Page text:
Faith & forgiveness

Tuesday, speakers from Muslim, Jewish and Christian traditions shared their faith teachings on the topic of forgiveness and how those teachings have impacted their lives. The panel attracted about 50 people to St. Francis Spirituality Center in Tiffin.

Each person spoke for about 20 minutes, followed by a break and discussion. The program was funded by a grant from the Home Savings Charitable Foundation.

The presenters included: Fatima Al-Hayani, an educator from Toledo, who holds a Ph.D. in Near Eastern studies, concentrated on Islamic Law, from the University of Michigan; Michael Hall, a lawyer from Republic, who graduated from the University of Toledo and studied Judaism at the Siegel College of Judaic Studies; and the Rev. Donna Van Trees, pastor of Faith United Methodist Church in Tiffin, who holds a master of divinity from Ashland Theological Seminary.

The Jewish traditions

A member of a Jewish congregation in Toledo and a Hasidic group, Hall said the forgiveness teachings from the Orthodox Jewish faith are multi-layered with different types of forgiveness described. Scholars have discerned 613 commandments that are covered within the traditional 10 Commandments.

Prayer is one of the most important commandments, with women and men having different prayer requirements at specific times of the day. A portion of each prayer service is devoted to seeking forgiveness from God and from anyone the person may have offended, either intentionally or unintentionally. A believer must address God directly if a commandment has been broken.

“If you have committed wrongdoing or sin against a person, you have an obligation to go to that person … and ask for their forgiveness. Technically, they’re duty-bound to give you forgiveness, but sometimes people are hard-headed,” Hall said. “You’re obligated to go three times … and if they don’t grant forgiveness after the third time, it is on them as a violation.”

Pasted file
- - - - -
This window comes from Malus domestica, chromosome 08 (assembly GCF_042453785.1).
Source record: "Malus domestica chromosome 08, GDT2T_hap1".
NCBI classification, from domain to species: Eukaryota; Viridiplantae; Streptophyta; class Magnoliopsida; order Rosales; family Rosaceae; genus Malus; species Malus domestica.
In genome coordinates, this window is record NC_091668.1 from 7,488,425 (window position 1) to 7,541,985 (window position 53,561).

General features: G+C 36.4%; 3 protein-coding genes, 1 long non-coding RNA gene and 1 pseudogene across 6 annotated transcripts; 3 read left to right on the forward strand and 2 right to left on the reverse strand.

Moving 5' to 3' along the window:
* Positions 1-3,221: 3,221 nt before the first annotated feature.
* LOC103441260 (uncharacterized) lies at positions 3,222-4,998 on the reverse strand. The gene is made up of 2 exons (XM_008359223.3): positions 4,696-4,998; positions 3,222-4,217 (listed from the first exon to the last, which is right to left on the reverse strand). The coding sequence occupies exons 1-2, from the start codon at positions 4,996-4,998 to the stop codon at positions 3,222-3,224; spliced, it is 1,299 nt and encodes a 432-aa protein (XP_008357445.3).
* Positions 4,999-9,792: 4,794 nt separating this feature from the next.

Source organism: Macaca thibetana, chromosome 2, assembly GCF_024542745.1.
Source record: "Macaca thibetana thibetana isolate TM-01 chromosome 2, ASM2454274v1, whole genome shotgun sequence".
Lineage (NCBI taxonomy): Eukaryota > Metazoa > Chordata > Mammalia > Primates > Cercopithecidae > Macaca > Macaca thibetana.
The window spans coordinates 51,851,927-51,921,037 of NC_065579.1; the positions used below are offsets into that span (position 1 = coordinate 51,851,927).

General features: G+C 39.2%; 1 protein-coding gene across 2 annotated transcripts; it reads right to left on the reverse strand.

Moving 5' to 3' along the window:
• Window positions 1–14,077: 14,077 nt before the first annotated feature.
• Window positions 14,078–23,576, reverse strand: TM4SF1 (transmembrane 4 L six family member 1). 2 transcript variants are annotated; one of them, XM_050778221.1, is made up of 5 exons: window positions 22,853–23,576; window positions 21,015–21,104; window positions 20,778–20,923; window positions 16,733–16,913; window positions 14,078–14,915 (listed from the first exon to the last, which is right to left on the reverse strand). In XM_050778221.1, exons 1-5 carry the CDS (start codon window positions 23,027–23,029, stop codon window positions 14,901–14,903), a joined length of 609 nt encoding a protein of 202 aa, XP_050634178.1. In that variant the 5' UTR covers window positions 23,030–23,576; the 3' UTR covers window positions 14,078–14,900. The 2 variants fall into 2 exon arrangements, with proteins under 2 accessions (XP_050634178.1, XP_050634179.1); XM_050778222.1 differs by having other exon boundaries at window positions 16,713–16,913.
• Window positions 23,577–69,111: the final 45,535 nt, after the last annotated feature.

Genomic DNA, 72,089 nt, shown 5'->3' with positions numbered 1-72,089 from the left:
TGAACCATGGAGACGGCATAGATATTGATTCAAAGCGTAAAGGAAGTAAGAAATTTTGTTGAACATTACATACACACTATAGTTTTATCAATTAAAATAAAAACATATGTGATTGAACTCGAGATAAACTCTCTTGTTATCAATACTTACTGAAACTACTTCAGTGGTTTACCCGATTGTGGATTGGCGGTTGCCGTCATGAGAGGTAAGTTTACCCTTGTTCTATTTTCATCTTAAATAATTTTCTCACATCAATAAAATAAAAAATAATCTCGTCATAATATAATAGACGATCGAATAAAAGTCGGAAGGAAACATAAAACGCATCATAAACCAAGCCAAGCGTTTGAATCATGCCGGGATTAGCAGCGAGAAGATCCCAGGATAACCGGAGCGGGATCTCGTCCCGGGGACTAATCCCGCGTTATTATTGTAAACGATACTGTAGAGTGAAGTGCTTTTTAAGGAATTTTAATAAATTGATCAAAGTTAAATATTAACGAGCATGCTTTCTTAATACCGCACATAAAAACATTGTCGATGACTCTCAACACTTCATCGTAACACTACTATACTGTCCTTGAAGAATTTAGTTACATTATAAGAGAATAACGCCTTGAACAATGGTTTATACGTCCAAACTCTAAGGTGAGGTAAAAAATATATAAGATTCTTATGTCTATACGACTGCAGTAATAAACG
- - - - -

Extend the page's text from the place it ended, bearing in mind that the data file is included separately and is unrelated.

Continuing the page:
In addition, Jewish people observe Yom Kippur, or Day of Atonement, every year in September. This important holy day is a time to reconcile with God and with other human beings. Jews also believe God decides the fate of each person on that day. Yom Kippur falls 10 days after Rosh Hashana, the Jewish New Year.

“Between Rosh Hashana and Yom Kippur … we are to examine ourselves, think about what we’ve done, what mistakes we’ve made, whom we may have sinned against, pray how we need to make things right … and hopefully we haven’t transgressed so much we can’t fix it in 10 days,” Hall said.

The prayer service for Yom Kippur is lengthy, listing “everything imaginable” that a person could have done wrong to help the faithful to examine their consciences. Another tradition of Yom Kippur is for Jewish congregations to visit a moving body of water and crumble pieces of bread. The bread represents their sins. Special prayers are recited as the bread is cast into the water for the fish to eat or the currents to carry to the depths of the oceans.

The Christian traditions

Speaking from the Methodist perspective, Van Trees described forgiveness as “an act of grace.” Forgiving is not done because someone has earned it or to excuse hurtful deed. She said humans may let a painful experience control their actions, or feel it has robbed them of power.

“When we forgive, it’s about letting go of (a need for) power and allowing God to be in control of the situation,” she said.

A favorite Christian prayer is “The Lord’s Prayer,” with its passages about forgiving others as God forgives us. Van Trees also mentioned prayers that Catholics have to seek forgiveness. In spite of those teachings, Christians often struggle with forgiving others and allowing themselves to be forgiven, Van Trees said. They also may have trouble admitting their faults and mistakes and falling short of God’s expectations.

“So we walk around feeling guilty when God has already forgiven us. We need to celebrate that gift (of forgiveness) God gives to us,” she said. “We don’t like to do that sometimes because, when we admit we need to be forgiven, that creates a dependency on God. While I think that’s a good thing, our society thinks otherwise.”

People need the gift of forgiveness and they need to give it to others, she added. Many verses about the topic appear in the New Testament, but Christians find it difficult to forgive as God has forgiven. Forgiveness may go against our human interests.

“Forgiveness is a choice that we make. … It’s not anything about our emotions. It’s a decision of our will to follow God’s example of forgiving others and to obey God’s command to forgive. In essence, we forgive as an act of faith, an act of obedience to God,” Van Trees said.

Sometimes, forgiving takes time. People may believe they have forgiven those who have wronged them, only to find the resentment, anger or sadness resurfacing. Van Trees explained that forgiving is not the same as forgetting, but it does mean making an effort not to dwell on the negative feelings and effects or to “keep score.”